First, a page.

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Record Information
Version2.0
Creation Date2009-06-17 23:53:05 UTC
Update Date2014-12-24 20:23:01 UTC
Accession NumberT3D0993
Identification
Common NamePebulate
ClassSmall Molecule
DescriptionPebulate is a thiocarbamate herbicide. It is used to control both grassy and broadleaf weeds. Used for selective weed control in sugar beets, tobacco, and tomatoes. Thiocarbamates are mainly used in agriculture as insecticides, herbicides, and fungicides. Additional uses are as biocides for industrial or other commercial applications, and in household products. Some are used for vector control in public health. Thiocarbamates are mostly liquids or solids with low melting points.
Compound Type
  • Carbamate
  • Ether
  • Herbicide
  • Organic Compound
  • Synthetic Compound
Chemical Structure
Thumb
Synonyms
Synonym
Butylethylcarbamothioic acid S-propyl ester
Butylethylthiocarbamic acid S-propyl ester
Carbamic acid, butylethylthio-, S-propyl ester
Carbamothioic acid, butylethyl-, S-propyl ester (9ci)
Caswell No. 710
N-propyl-n-ethyl-n-(n-butyl)thiocarbamate
N-propyl-n-ethyl-n-(n-butyl)thiolcarbamate
PEBC
Pebulat
Pebulic acid
Propyl ethylbutylthiocarbamate
Propyl ethylbutylthiolcarbamate
Propyl n-ethyl-n-butylthiocarbamate
Propyl-ethylbutylthiocarbamate
Propylethyl-n-butylthiocarbamate
S-(n-propyl)-n-ethyl-n-butylthiocarbamate
S-(n-propyl)-n-ethyl-n-n-butylthiocarbamate
S-propyl butyl(ethyl)thiocarbamate
S-propyl butylethylcarbamothioate
S-propyl butylethylthiocarbamate
S-propyl-n-aethyl-n-butyl-thiocarbamat
S-propyl-n-butyl-n-ethylthiocarbamate
Stauffer R-2061
Tillam
Tillam-6-E
Chemical FormulaC10H21NOS
Average Molecular Mass203.345 g/mol
Monoisotopic Mass203.134 g/mol
CAS Registry Number1114-71-2
IUPAC NameN-butyl-N-ethyl(propylsulfanyl)formamide
Traditional Namepebulate
SMILESCCCCN(CC)C(=O)SCCC
InChI IdentifierInChI=1S/C10H21NOS/c1-4-7-8-11(6-3)10(12)13-9-5-2/h4-9H2,1-3H3
InChI KeyInChIKey=SGEJQUSYQTVSIU-UHFFFAOYSA-N
Chemical Taxonomy
Description belongs to the class of organic compounds known as thiocarbamic acid derivatives. These are organic compounds containing a functional group with the general structure OC(=S)NR2 or SC(=O)NR2.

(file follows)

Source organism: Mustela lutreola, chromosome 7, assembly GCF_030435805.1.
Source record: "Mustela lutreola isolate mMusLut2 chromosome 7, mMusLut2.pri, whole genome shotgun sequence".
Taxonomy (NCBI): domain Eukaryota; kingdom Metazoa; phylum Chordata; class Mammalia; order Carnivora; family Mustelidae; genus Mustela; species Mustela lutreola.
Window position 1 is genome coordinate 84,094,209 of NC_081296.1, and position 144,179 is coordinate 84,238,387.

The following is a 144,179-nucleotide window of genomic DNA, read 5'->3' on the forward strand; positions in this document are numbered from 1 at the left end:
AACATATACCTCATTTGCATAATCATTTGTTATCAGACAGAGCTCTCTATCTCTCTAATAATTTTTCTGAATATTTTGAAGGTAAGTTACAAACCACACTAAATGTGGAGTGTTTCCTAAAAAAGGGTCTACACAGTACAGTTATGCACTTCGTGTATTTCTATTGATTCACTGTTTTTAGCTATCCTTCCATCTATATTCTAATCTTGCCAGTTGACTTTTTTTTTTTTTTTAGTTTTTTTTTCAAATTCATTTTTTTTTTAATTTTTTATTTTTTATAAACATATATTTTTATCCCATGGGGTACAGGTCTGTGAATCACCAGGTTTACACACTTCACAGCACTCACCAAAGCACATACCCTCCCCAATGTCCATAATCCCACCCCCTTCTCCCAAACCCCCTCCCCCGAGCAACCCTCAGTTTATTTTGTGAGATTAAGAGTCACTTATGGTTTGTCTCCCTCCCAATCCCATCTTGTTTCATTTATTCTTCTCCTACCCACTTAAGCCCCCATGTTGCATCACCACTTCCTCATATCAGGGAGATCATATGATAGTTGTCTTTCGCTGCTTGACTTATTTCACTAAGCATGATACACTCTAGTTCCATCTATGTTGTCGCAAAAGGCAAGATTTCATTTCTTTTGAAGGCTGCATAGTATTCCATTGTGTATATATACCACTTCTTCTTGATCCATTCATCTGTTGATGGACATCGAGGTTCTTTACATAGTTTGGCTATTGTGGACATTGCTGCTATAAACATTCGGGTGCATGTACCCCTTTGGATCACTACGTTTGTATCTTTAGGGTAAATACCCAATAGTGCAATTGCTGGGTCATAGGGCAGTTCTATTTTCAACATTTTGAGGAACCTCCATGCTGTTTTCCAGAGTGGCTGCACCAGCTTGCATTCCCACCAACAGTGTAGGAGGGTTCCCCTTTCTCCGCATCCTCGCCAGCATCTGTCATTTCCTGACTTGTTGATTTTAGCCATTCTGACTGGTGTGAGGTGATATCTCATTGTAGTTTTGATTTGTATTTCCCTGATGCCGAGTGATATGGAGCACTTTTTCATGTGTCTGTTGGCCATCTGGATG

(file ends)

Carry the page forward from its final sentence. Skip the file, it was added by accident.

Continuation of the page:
KingdomOrganic compounds
Super ClassOrganosulfur compounds
ClassThiocarbonyl compounds
Sub ClassThiocarbamic acid derivatives
Direct ParentThiocarbamic acid derivatives
Alternative Parents
Substituents
  • Thiocarbamic acid derivative
  • Carbonic acid derivative
  • Sulfenyl compound
  • Organic nitrogen compound
  • Organic oxygen compound
  • Organopnictogen compound
  • Organic oxide
  • Hydrocarbon derivative
  • Organooxygen compound
  • Organonitrogen compound
  • Carbonyl group
  • Aliphatic acyclic compound
Molecular FrameworkAliphatic acyclic compounds
External Descriptors
Biological Properties
StatusDetected and Not Quantified
OriginExogenous
Cellular Locations
  • Membrane
Biofluid LocationsNot Available
Tissue LocationsNot Available
PathwaysNot Available
ApplicationsNot Available
Biological RolesNot Available
Chemical RolesNot Available
Physical Properties
StateLiquid
AppearanceColorless liquid
Experimental Properties
PropertyValue
Melting Point< 25°C
Boiling PointNot Available
Solubility0.1 mg/mL at 25°C [USDA PESTICIDE PROPERTIES DATABASE]
LogPNot Available
Predicted Properties
PropertyValueSource
Water Solubility0.23 g/LALOGPS
logP3.8ALOGPS
logP3.25ChemAxon
logS-2.9ALOGPS
Physiological Charge0ChemAxon
Hydrogen Acceptor Count1ChemAxon
Hydrogen Donor Count0ChemAxon
Polar Surface Area20.31 ŲChemAxon
Rotatable Bond Count7ChemAxon
Refractivity60.12 m³·mol⁻¹ChemAxon
Polarizability24.4 ųChemAxon
Number of Rings0ChemAxon
Bioavailability1ChemAxon
Rule of FiveYesChemAxon
Ghose FilterYesChemAxon
Veber's RuleYesChemAxon
MDDR-like RuleYesChemAxon
Spectra
Spectra
Spectrum TypeDescriptionSplash KeyView
Predicted GC-MSPredicted GC-MS Spectrum - GC-MS (Non-derivatized) - 70eV, Positivesplash10-004i-9600000000-ab0a3bb0a44d5b1fad3aJSpectraViewer
Predicted LC-MS/MSPredicted LC-MS/MS Spectrum - 10V, Positivesplash10-0udi-7590000000-02ae95ff96a98bb31e57JSpectraViewer
Predicted LC-MS/MSPredicted LC-MS/MS Spectrum - 20V, Positivesplash10-0kdi-9810000000-26e7aca56d8b6e919bd8JSpectraViewer
Predicted LC-MS/MSPredicted LC-MS/MS Spectrum - 40V, Positivesplash10-0a4l-9000000000-65d62bbae7d594e5983dJSpectraViewer
Predicted LC-MS/MSPredicted LC-MS/MS Spectrum - 10V, Negativesplash10-0udi-1960000000-08c7d1dbf1806a4b5941JSpectraViewer
Predicted LC-MS/MSPredicted LC-MS/MS Spectrum - 20V, Negativesplash10-0fb9-6910000000-af07fe998f2728148760JSpectraViewer